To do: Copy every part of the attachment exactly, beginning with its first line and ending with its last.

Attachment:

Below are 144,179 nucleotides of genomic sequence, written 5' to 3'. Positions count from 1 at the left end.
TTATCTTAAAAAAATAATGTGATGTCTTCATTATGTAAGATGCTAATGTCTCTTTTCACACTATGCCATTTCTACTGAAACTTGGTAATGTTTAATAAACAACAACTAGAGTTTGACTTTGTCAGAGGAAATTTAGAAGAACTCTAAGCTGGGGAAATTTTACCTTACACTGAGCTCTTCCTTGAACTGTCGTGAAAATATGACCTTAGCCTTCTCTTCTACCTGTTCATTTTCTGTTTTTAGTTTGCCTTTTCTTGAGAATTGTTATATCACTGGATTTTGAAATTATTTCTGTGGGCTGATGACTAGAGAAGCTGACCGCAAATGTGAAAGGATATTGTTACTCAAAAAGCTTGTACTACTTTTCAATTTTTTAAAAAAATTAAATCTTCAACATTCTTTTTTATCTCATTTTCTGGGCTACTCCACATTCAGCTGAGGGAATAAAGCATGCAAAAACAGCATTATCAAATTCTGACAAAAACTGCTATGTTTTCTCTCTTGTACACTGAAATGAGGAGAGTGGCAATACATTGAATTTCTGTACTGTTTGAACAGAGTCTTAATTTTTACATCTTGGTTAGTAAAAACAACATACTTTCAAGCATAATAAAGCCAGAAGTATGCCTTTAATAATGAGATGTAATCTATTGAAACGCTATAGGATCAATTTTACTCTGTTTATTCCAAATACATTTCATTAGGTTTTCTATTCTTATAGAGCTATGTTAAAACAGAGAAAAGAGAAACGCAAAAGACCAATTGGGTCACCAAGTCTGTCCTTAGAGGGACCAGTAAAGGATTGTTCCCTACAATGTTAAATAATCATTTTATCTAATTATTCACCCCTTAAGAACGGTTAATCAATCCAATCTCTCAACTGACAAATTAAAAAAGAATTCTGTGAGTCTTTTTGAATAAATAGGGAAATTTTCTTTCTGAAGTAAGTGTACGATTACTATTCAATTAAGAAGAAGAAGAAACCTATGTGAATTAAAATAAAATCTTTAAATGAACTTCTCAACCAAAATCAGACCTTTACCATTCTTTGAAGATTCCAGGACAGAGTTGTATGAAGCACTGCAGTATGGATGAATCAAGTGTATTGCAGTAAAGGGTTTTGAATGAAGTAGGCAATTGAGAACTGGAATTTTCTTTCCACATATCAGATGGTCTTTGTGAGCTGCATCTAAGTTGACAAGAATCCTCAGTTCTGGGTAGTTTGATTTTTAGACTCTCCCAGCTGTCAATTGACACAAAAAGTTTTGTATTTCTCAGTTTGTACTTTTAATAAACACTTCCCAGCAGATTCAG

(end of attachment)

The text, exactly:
Below are 144,179 nucleotides of genomic sequence, written 5' to 3'. Positions count from 1 at the left end.
TTATCTTAAAAAAATAATGTGATGTCTTCATTATGTAAGATGCTAATGTCTCTTTTCACACTATGCCATTTCTACTGAAACTTGGTAATGTTTAATAAACAACAACTAGAGTTTGACTTTGTCAGAGGAAATTTAGAAGAACTCTAAGCTGGGGAAATTTTACCTTACACTGAGCTCTTCCTTGAACTGTCGTGAAAATATGACCTTAGCCTTCTCTTCTACCTGTTCATTTTCTGTTTTTAGTTTGCCTTTTCTTGAGAATTGTTATATCACTGGATTTTGAAATTATTTCTGTGGGCTGATGACTAGAGAAGCTGACCGCAAATGTGAAAGGATATTGTTACTCAAAAAGCTTGTACTACTTTTCAATTTTTTAAAAAAATTAAATCTTCAACATTCTTTTTTATCTCATTTTCTGGGCTACTCCACATTCAGCTGAGGGAATAAAGCATGCAAAAACAGCATTATCAAATTCTGACAAAAACTGCTATGTTTTCTCTCTTGTACACTGAAATGAGGAGAGTGGCAATACATTGAATTTCTGTACTGTTTGAACAGAGTCTTAATTTTTACATCTTGGTTAGTAAAAACAACATACTTTCAAGCATAATAAAGCCAGAAGTATGCCTTTAATAATGAGATGTAATCTATTGAAACGCTATAGGATCAATTTTACTCTGTTTATTCCAAATACATTTCATTAGGTTTTCTATTCTTATAGAGCTATGTTAAAACAGAGAAAAGAGAAACGCAAAAGACCAATTGGGTCACCAAGTCTGTCCTTAGAGGGACCAGTAAAGGATTGTTCCCTACAATGTTAAATAATCATTTTATCTAATTATTCACCCCTTAAGAACGGTTAATCAATCCAATCTCTCAACTGACAAATTAAAAAAGAATTCTGTGAGTCTTTTTGAATAAATAGGGAAATTTTCTTTCTGAAGTAAGTGTACGATTACTATTCAATTAAGAAGAAGAAGAAACCTATGTGAATTAAAATAAAATCTTTAAATGAACTTCTCAACCAAAATCAGACCTTTACCATTCTTTGAAGATTCCAGGACAGAGTTGTATGAAGCACTGCAGTATGGATGAATCAAGTGTATTGCAGTAAAGGGTTTTGAATGAAGTAGGCAATTGAGAACTGGAATTTTCTTTCCACATATCAGATGGTCTTTGTGAGCTGCATCTAAGTTGACAAGAATCCTCAGTTCTGGGTAGTTTGATTTTTAGACTCTCCCAGCTGTCAATTGACACAAAAAGTTTTGTATTTCTCAGTTTGTACTTTTAATAAACACTTCCCAGCAGATTCAG